Kono Gnaga in Bambara translates to Bird’s Nest. When birds build their nests they take the time to carefully construct the nest, little by little, piece by piece. They build the nest for a safe place to lay their eggs and raise their young until the baby birds become strong enough to fly off on their own. This sense of carefully constructing a strong foundation for the next generation is the underlying purpose of the organization.
When traditional dancer Solo Sana was asked why he was particularly drawn to traditional dance rather than contemporary dance, he simply said “the Djembe and the Doundoun”. These are the drums that provide the backbone of traditional West African music.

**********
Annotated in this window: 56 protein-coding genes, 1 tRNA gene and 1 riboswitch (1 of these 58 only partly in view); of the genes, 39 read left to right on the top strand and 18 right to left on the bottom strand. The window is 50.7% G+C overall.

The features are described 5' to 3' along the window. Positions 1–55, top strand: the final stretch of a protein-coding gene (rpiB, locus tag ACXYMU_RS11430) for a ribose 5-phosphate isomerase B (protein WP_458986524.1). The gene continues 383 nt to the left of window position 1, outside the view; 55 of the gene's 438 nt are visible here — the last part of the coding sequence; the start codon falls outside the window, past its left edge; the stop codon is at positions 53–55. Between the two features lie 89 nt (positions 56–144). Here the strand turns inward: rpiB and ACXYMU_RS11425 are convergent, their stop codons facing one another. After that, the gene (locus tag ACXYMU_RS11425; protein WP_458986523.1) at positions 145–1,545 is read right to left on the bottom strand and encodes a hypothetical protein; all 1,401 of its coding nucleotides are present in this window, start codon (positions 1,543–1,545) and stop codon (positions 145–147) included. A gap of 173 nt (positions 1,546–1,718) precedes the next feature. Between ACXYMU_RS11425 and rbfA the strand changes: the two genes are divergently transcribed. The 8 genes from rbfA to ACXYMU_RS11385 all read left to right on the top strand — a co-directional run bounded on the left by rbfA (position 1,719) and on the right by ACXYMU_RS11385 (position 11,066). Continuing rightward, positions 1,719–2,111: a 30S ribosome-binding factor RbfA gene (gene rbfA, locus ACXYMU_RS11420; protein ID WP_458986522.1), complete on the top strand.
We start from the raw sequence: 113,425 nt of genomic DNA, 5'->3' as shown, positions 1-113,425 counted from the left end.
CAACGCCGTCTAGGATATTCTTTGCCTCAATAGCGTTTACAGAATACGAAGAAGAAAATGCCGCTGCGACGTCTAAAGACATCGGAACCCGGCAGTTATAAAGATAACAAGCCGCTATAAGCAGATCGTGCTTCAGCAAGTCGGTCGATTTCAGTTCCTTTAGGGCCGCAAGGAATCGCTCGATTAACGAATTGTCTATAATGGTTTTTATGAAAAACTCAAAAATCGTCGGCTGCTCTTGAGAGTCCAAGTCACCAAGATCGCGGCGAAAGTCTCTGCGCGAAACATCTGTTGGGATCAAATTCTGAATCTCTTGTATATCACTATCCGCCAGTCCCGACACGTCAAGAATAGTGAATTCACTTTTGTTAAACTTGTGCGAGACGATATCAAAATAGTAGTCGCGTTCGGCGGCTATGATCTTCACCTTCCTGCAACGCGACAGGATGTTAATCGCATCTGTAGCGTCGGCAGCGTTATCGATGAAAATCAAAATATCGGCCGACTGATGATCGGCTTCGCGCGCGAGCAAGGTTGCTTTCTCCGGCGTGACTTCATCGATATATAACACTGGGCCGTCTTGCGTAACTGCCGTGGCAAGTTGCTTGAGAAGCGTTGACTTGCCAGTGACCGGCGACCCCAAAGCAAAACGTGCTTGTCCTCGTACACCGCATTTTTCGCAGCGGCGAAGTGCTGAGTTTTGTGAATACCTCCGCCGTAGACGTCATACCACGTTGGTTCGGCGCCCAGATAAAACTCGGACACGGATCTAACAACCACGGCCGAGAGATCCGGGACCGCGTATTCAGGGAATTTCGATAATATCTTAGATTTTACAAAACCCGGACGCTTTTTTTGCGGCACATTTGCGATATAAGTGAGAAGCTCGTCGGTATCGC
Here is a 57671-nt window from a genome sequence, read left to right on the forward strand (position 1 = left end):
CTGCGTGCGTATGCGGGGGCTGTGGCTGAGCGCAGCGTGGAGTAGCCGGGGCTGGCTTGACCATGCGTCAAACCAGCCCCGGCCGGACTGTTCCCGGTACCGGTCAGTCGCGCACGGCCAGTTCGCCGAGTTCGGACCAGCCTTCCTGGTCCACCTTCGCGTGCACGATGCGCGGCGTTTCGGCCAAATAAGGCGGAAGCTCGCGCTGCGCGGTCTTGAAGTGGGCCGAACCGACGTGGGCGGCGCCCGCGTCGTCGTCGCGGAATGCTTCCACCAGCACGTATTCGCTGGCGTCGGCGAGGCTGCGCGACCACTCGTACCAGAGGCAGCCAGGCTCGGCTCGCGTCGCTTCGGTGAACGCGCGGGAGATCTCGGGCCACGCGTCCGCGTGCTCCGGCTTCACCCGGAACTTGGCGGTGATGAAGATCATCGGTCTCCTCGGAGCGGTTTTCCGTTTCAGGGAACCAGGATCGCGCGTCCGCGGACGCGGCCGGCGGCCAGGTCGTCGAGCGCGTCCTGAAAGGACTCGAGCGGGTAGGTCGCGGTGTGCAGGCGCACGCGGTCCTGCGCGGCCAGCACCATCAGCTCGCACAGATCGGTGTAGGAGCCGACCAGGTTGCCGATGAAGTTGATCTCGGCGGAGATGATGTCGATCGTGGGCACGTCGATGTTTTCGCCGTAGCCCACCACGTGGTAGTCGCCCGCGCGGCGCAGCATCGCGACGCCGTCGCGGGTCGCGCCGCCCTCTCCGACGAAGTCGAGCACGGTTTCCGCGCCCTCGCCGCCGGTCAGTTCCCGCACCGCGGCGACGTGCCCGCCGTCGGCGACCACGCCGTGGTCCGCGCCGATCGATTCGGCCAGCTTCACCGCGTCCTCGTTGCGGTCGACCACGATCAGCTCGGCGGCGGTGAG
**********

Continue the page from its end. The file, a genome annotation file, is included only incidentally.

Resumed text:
West African folkloric music and dance have historically been an important tradition in African societies, but with the rapid pace of globalization, Africa– like other parts of the world– is starting to lose many of its ancient practices.. Since little is being done to protect the rich tapestry of West African music and dance, Solo founded Kono Gnaga, a local Malian-based NGO to assist in the preservation of this beautiful art form and to create opportunities for local West African artists and assist communities in Mali. Kono Gnaga achieves this mission through its three objectives: cultural preservation, arts education, and arts for development. Learn more about Kono Gnaga’s mission and objectives HERE.